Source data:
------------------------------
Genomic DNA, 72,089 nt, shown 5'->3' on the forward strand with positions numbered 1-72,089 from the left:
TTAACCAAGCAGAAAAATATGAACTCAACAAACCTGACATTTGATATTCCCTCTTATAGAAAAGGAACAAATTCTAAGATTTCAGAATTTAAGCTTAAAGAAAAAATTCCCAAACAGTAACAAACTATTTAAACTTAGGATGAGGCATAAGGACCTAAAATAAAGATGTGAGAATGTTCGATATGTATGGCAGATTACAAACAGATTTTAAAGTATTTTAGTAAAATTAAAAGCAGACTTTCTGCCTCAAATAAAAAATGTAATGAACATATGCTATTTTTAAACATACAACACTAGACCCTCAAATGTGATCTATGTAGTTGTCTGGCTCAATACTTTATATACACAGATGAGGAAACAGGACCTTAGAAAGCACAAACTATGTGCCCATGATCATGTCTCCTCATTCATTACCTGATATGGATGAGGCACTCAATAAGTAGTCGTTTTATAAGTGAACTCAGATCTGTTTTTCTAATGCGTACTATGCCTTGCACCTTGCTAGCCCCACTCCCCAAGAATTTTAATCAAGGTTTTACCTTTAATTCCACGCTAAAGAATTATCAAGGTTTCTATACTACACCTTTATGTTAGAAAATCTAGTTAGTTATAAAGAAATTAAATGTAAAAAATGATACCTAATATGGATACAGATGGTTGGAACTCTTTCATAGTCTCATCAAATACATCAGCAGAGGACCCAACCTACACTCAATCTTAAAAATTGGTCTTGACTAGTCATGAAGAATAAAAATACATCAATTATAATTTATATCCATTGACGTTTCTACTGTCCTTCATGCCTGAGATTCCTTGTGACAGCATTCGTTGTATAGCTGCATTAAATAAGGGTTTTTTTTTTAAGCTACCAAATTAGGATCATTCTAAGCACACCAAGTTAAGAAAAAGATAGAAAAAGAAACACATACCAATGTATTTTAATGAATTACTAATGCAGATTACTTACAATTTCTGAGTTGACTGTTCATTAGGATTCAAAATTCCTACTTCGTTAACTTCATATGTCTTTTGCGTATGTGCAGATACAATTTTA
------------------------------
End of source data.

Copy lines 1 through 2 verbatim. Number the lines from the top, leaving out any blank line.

Genomic DNA, 72,089 nt, shown 5'->3' on the forward strand with positions numbered 1-72,089 from the left:
TTAACCAAGCAGAAAAATATGAACTCAACAAACCTGACATTTGATATTCCCTCTTATAGAAAAGGAACAAATTCTAAGATTTCAGAATTTAAGCTTAAAGAAAAAATTCCCAAACAGTAACAAACTATTTAAACTTAGGATGAGGCATAAGGACCTAAAATAAAGATGTGAGAATGTTCGATATGTATGGCAGATTACAAACAGATTTTAAAGTATTTTAGTAAAATTAAAAGCAGACTTTCTGCCTCAAATAAAAAATGTAATGAACATATGCTATTTTTAAACATACAACACTAGACCCTCAAATGTGATCTATGTAGTTGTCTGGCTCAATACTTTATATACACAGATGAGGAAACAGGACCTTAGAAAGCACAAACTATGTGCCCATGATCATGTCTCCTCATTCATTACCTGATATGGATGAGGCACTCAATAAGTAGTCGTTTTATAAGTGAACTCAGATCTGTTTTTCTAATGCGTACTATGCCTTGCACCTTGCTAGCCCCACTCCCCAAGAATTTTAATCAAGGTTTTACCTTTAATTCCACGCTAAAGAATTATCAAGGTTTCTATACTACACCTTTATGTTAGAAAATCTAGTTAGTTATAAAGAAATTAAATGTAAAAAATGATACCTAATATGGATACAGATGGTTGGAACTCTTTCATAGTCTCATCAAATACATCAGCAGAGGACCCAACCTACACTCAATCTTAAAAATTGGTCTTGACTAGTCATGAAGAATAAAAATACATCAATTATAATTTATATCCATTGACGTTTCTACTGTCCTTCATGCCTGAGATTCCTTGTGACAGCATTCGTTGTATAGCTGCATTAAATAAGGGTTTTTTTTTTAAGCTACCAAATTAGGATCATTCTAAGCACACCAAGTTAAGAAAAAGATAGAAAAAGAAACACATACCAATGTATTTTAATGAATTACTAATGCAGATTACTTACAATTTCTGAGTTGACTGTTCATTAGGATTCAAAATTCCTACTTCGTTAACTTCATATGTCTTTTGCGTATGTGCAGATACAATTTTA